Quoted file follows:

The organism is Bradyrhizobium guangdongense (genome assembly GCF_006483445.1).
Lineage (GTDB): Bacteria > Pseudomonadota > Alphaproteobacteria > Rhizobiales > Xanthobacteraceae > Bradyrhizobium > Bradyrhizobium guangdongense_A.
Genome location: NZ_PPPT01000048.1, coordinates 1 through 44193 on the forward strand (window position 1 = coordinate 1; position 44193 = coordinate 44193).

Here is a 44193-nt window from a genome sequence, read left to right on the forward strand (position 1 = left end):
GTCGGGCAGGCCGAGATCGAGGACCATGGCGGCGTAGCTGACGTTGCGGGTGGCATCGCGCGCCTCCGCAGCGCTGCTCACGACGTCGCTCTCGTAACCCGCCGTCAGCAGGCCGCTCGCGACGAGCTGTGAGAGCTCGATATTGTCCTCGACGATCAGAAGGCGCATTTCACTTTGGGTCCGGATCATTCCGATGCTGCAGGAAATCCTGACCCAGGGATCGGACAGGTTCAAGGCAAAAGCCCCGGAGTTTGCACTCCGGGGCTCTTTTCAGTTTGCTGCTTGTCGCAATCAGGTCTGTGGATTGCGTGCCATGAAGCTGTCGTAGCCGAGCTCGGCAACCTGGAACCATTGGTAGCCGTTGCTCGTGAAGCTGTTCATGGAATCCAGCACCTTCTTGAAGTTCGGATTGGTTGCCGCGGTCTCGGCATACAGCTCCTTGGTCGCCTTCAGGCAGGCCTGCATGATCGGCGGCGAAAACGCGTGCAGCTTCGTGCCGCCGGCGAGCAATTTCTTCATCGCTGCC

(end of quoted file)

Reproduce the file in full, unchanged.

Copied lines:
The organism is Bradyrhizobium guangdongense (genome assembly GCF_006483445.1).
Lineage (GTDB): Bacteria > Pseudomonadota > Alphaproteobacteria > Rhizobiales > Xanthobacteraceae > Bradyrhizobium > Bradyrhizobium guangdongense_A.
Genome location: NZ_PPPT01000048.1, coordinates 1 through 44193 on the forward strand (window position 1 = coordinate 1; position 44193 = coordinate 44193).

Here is a 44193-nt window from a genome sequence, read left to right on the forward strand (position 1 = left end):
GTCGGGCAGGCCGAGATCGAGGACCATGGCGGCGTAGCTGACGTTGCGGGTGGCATCGCGCGCCTCCGCAGCGCTGCTCACGACGTCGCTCTCGTAACCCGCCGTCAGCAGGCCGCTCGCGACGAGCTGTGAGAGCTCGATATTGTCCTCGACGATCAGAAGGCGCATTTCACTTTGGGTCCGGATCATTCCGATGCTGCAGGAAATCCTGACCCAGGGATCGGACAGGTTCAAGGCAAAAGCCCCGGAGTTTGCACTCCGGGGCTCTTTTCAGTTTGCTGCTTGTCGCAATCAGGTCTGTGGATTGCGTGCCATGAAGCTGTCGTAGCCGAGCTCGGCAACCTGGAACCATTGGTAGCCGTTGCTCGTGAAGCTGTTCATGGAATCCAGCACCTTCTTGAAGTTCGGATTGGTTGCCGCGGTCTCGGCATACAGCTCCTTGGTCGCCTTCAGGCAGGCCTGCATGATCGGCGGCGAAAACGCGTGCAGCTTCGTGCCGCCGGCGAGCAATTTCTTCATCGCTGCC